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- Amazon has teamed up with the UK’s National Health Service to offer health advice through its Alexa devices.
- Users will be able to ask Alexa simple questions such as “How do I treat a migraine?” or “What are the symptoms of flu?”
- This will trigger an algorithm to search the NHS website and respond with recommendations.
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Amazon has teamed up with the UK National Healthcare Service to offer people health advice through its Alexa devices, in what is being described as a “world-first” collaboration.
According to the British government, users will be able to ask Alexa simple questions such as “How do I treat a migraine?” or “What are the symptoms of flu?” – an algorithm will then search the NHS website and respond with recommendations.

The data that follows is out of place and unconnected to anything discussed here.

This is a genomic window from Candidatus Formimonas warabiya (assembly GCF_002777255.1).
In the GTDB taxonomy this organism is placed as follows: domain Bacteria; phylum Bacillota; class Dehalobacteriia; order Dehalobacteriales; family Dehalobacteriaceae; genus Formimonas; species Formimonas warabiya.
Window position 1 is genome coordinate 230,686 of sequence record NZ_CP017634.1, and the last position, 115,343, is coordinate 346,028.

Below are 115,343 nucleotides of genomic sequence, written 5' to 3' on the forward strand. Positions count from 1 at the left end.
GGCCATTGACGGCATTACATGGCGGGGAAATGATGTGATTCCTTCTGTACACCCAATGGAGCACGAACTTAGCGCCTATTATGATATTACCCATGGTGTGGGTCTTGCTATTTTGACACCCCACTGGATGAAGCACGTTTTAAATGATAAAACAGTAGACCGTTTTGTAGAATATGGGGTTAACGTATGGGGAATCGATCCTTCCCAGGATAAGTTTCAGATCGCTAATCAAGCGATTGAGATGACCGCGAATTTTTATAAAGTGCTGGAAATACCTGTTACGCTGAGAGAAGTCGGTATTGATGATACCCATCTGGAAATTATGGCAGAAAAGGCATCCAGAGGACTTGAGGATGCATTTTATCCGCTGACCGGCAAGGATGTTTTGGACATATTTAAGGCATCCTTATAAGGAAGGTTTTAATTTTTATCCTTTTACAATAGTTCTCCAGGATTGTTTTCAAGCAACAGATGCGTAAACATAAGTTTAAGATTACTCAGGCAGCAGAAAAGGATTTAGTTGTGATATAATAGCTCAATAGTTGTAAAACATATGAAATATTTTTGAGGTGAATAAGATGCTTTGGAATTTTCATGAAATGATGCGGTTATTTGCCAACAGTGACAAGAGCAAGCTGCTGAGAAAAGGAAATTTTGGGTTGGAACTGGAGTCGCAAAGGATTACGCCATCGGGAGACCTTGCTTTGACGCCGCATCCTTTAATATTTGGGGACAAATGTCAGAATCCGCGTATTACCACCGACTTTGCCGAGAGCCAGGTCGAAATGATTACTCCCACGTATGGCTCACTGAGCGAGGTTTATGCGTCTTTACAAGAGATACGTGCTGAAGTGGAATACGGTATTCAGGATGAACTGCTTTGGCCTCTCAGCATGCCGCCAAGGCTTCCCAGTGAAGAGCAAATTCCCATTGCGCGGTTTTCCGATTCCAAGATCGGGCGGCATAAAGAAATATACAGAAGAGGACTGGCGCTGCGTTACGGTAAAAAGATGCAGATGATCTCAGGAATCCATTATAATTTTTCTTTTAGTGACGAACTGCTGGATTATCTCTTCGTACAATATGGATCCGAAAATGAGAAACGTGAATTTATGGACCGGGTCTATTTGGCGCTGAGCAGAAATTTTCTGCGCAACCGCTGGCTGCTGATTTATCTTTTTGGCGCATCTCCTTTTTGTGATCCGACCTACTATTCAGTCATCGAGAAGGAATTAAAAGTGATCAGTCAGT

The hope is that this new service will help the elderly or blind patients who cannot access the internet through traditional means. The NHS is also hoping that it will reduce the pressure on its doctors by providing patients with information for common illnesses.
But critics say that there are potential downsides to this new service. First and foremost, it could create data issues.
“It’s a data protection disaster waiting to happen,” Silkie Carlo, director of civil liberty group Big Brother Watch, told the BBC. “Healthcare is made inaccessible when trust and privacy is stripped away, and that’s what this terrible plan would do.”
In a statement to The Times, a spokesperson for Amazon said the company would not share user information with any third parties or use it to build a profile of its customers.
But Amazon’s Alexa device has previously come under scrutiny for privacy reasons. Some users found that their personal conversations had been recorded and then forwarded on to friends in error. And in April, Bloomberg reported that Amazon workers had been listening back to recordings and mocking them online.
This isn’t the only time the Alexa device has been put to use for medical purposes, however. In June, Business Insider reported that the University of Washington is developing new AI technology that could be used on Alexa to detect whether someone is having a heart attack by listening out for unique sounds.